How last year’s record-breaking heat wave caused misery and chaos for Washington’s incarcerated population — and why it’s set to happen all over again.
This story by Sarah Sax originally appeared in High Country News and is republished here as part of Covering Climate Now, a global journalism collaboration strengthening coverage of the climate story.
Late last June, farmers in Walla Walla, WA, noticed something odd happening to their onions. Walla Walla, an oasis in the middle of the state’s high desert, is bursting with vineyards, wheat fields, and acres of the city’s eponymous sweet onions. As temperatures climbed above 100 degrees Fahrenheit, then above 110 degrees, the oversized onions began to burn, pale blisters forming underneath their papery skins. When the temperature reached 116, the onions started cooking, their flesh dissolving into mush.
Four miles away is the Washington State Penitentiary. It’s one of the country’s oldest prisons, established in the 1880s, before Washington achieved statehood. In June 2021, over 2,000 people were incarcerated in its large concrete buildings. In the Hole — the name incarcerated people use for the solitary confinement unit — the air conditioning had stopped working. Dozens of people spent 23 hours a day locked in small concrete and metal cells, even as temperatures continued to soar.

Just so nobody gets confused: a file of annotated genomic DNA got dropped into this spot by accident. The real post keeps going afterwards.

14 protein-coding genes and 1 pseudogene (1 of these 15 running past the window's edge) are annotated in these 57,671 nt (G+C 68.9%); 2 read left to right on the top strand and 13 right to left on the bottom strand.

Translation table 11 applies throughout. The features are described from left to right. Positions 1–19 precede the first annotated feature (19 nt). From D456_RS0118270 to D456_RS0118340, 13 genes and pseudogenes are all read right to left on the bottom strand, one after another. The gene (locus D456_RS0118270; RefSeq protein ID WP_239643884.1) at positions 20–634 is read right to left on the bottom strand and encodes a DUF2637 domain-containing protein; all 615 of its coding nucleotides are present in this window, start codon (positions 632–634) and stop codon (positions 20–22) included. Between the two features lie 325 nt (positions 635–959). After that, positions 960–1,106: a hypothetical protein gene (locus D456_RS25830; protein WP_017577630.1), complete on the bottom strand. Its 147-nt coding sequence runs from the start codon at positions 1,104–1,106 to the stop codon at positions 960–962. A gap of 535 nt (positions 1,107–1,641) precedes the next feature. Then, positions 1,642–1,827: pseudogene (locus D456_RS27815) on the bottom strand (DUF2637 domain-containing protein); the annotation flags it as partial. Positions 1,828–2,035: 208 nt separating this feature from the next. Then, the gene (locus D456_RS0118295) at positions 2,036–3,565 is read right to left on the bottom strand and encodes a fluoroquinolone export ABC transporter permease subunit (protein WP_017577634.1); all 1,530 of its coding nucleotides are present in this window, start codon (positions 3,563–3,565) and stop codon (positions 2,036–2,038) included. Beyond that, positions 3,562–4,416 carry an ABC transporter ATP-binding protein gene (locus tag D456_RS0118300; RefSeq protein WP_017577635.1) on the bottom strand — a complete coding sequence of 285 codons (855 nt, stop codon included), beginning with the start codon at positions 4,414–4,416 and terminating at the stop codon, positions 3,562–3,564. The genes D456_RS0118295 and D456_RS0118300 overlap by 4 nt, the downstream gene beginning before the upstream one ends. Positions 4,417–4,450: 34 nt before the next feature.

Washington isn’t known for extreme heat, but far above the fields and prison, two air pressure systems had collided, creating a massive heat dome: a cap of warm air that sealed in the heat and blocked the flow of cool marine breezes from the Pacific. The resulting weeklong heat wave brought some of the hottest temperatures that the state had ever experienced.
State officials and media had begun to sound the alarm the week before. “‘Heat dome’ may push Western Washington temperatures into record-breaking territory,” the Seattle Times wrote on Sunday, June 20 — the first day of summer. Two days later, the National Weather Service started issuing excessive heat watches and warnings for the upcoming weekend covering almost all of Oregon and Washington. Seattle and King County offered emergency guidance: “Spend more time in air-conditioned places. If you don’t have air conditioning, consider visiting a mall, movie theater or other cool public places.” Around the state, people began stockpiling ice and ice cream, and fans and air conditioners became harder and harder to find.